Report: Southeast Asia’s growing solar manufacturing sector to deliver up to US$100 billion in revenue

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LONGi’s Binh Duong rooftop solar project in Vietnam has a capacity of 2MW. Image: LONGi

A new report published by the Asian Development Bank (ADB) and a collection of non-profit organisations – Bloomberg Philanthropies, ClimateWorks Foundation and Renewable Energy For All – has found that new additions to the solar, battery storage and electric vehicle manufacturing sectors in Southeast Asia could deliver up to US$100 billion in new revenue.

The report, ‘Renewable Energy Manufacturing: Opportunities for Southeast Asia’, argues that investing in new renewable manufacturing capacity, particularly solar modules, could be of financial benefit to the region. According to the International Energy Agency, Southeast Asia’s electricity demand is set to increase by two and a half times between 2020 and 2050, and meeting this demand with new manufacturing capacity in Southeast Asia could creature up to six million jobs by 2050, and contribute US$90-100 billion by 2030.

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“As we often say in ADB, the battle against climate change will be won or lost in Asia and the Pacific,” said Ramesh Subramaniam, director general and chief of the Asia and Pacific sectors group at the ADB. “A decisive front in that battle is Southeast Asia.”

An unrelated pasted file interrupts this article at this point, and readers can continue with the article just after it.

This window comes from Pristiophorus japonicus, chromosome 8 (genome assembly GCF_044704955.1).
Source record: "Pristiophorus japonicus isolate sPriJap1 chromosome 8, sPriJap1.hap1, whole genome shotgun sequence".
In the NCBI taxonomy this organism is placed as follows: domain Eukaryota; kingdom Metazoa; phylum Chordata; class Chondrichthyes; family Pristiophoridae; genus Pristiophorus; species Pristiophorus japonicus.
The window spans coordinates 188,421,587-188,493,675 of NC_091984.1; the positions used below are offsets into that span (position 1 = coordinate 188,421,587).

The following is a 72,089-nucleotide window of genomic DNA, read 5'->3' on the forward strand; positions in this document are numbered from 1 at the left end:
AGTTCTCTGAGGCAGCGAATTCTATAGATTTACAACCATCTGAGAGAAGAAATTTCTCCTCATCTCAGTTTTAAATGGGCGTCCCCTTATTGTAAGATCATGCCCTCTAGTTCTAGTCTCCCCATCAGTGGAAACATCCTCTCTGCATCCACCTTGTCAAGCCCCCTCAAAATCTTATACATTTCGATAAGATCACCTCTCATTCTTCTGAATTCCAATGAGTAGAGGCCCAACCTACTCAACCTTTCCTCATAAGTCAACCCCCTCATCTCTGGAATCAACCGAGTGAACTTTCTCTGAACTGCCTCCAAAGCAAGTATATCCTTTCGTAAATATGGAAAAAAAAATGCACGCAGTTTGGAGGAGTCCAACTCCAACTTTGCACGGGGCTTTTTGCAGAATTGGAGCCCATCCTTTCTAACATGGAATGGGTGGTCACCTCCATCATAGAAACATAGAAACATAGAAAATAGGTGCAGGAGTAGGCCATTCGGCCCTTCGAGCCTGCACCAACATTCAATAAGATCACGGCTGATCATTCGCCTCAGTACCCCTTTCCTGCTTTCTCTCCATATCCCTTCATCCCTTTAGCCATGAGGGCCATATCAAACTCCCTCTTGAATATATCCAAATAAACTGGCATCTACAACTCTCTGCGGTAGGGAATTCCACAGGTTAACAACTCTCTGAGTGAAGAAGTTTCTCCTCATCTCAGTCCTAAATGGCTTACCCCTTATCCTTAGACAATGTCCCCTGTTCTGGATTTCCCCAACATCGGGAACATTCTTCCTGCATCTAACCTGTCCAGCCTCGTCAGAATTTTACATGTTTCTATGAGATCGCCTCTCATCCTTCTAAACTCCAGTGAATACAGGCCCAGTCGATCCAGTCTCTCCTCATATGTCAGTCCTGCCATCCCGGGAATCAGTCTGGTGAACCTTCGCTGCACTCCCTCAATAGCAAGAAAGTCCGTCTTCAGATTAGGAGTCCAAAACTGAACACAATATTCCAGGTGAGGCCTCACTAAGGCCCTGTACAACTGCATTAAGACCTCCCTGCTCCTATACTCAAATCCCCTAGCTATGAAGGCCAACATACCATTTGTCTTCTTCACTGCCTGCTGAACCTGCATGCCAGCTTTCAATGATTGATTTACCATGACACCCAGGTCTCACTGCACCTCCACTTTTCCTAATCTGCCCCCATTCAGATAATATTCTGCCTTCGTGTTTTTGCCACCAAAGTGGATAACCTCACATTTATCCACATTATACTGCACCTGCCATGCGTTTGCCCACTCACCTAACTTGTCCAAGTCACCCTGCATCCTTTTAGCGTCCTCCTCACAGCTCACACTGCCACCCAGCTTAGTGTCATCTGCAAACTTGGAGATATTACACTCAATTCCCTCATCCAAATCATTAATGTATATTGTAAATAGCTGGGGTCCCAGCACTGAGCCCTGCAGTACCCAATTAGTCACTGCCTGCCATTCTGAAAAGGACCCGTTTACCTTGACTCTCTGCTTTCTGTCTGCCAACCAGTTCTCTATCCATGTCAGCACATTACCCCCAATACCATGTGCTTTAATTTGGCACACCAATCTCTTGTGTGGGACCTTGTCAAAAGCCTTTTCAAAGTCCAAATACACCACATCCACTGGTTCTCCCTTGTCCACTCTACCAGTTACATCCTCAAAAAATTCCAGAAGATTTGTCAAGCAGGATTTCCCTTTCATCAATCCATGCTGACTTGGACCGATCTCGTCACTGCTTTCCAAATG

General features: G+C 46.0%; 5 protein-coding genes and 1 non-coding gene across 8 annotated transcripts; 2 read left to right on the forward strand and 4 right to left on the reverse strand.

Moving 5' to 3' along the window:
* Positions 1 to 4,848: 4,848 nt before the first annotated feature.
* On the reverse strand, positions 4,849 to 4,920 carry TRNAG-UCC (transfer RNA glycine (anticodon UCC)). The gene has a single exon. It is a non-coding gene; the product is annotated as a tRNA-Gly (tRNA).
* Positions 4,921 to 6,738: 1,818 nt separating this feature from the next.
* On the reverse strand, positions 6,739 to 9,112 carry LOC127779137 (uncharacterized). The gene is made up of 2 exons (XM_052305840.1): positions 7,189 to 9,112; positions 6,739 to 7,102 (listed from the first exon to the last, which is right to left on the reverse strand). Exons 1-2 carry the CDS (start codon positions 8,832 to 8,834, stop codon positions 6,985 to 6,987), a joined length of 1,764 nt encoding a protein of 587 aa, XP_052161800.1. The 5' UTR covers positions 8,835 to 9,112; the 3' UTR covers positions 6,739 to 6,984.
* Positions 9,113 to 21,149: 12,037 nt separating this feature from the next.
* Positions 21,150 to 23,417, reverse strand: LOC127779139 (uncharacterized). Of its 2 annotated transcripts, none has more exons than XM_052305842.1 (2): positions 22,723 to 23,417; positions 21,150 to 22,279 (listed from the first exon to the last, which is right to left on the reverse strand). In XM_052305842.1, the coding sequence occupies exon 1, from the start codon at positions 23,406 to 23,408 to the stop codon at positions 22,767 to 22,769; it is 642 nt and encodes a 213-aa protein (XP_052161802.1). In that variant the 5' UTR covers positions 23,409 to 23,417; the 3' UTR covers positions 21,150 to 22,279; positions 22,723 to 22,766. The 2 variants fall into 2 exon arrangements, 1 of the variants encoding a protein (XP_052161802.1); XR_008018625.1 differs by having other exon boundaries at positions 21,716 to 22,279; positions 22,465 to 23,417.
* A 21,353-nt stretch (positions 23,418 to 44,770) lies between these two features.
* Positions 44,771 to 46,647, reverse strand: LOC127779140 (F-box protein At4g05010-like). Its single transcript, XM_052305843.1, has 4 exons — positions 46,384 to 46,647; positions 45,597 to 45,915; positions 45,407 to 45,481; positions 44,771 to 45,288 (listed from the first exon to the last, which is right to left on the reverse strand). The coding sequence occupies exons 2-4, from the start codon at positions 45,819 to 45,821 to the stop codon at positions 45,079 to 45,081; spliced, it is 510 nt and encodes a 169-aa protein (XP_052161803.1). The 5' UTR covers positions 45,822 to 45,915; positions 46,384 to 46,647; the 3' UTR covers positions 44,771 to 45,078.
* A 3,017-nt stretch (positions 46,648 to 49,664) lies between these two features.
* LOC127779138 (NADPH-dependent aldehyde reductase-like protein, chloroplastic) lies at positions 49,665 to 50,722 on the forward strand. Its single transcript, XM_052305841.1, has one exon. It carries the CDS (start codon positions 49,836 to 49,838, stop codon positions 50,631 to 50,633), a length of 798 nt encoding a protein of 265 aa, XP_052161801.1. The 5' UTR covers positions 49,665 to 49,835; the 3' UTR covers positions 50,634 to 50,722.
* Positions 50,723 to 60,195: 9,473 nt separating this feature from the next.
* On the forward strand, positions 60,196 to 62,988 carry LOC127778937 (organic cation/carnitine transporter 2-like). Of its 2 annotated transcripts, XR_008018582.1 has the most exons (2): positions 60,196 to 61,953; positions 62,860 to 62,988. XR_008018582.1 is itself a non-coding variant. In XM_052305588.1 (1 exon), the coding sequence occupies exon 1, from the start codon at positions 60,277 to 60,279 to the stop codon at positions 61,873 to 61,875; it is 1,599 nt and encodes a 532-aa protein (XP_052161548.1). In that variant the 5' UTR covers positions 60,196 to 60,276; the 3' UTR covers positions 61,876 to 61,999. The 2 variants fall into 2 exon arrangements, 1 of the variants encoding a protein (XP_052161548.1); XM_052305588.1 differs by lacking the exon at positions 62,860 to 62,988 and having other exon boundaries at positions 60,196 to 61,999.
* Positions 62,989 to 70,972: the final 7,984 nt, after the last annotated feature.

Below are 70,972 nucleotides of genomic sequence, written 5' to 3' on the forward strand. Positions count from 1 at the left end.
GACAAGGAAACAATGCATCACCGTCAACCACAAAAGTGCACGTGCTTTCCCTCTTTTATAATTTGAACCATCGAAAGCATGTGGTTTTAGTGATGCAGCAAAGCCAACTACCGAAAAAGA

“This research shows the promise of renewable energy manufacturing – with policy, technical, and financing support – in helping the region’s developing countries to transition away from coal-based energy, while lowering carbon emissions, expanding local industrial capabilities, spurring job creation, and driving long-term economic growth.”

Growing domestic production

Much of this forecasted value comes from the region’s strong solar manufacturing capacity. The report notes that Malaysia, Thailand and Vietnam currently produce 9-10% of the world’s PV cells and modules, and that Southeast Asia, as a whole, could improve its manufacturing capacity from 70GW today to 125-150GW by the end of 2025.

Much of this stems from strong government support for these sectors, with the report’s authors noting that “the region has made headway with capturing [the solar manufacturing] opportunity.”

“Within Southeast Asia’s US$160-200 billion sustainability revenue pools in 2030, 55–60% is driven by low-carbon mobility and clean power, representing significant opportunities for manufacturers of inputs into these sectors,” reads the report.

There is also considerable variation regarding individual countries in Southeast Asia, and aspects of the solar manufacturing supply chain. Malaysia alone accounts for 3% of the world’s polysilicon production capacity, with 32GW of capacity in 2022, white Vietnam dominates the module assembly process, with 34GW of capacity in 2022; both figures are the highest in the region. Meanwhile, this week, SunAsia Energy announced plans to build a 1.3GW floating solar project on Laguna Lake, the largest lake in the Philippines.

Singapore, Cambodia and Indonesia are also involved in the cell manufacturing and module assembly sectors, collectively accounting for 7GW of manufacturing capacity and 10GW of assembly capacity, as countries around the region have sought to involve themselves in the solar manufacturing sector.

Global export markets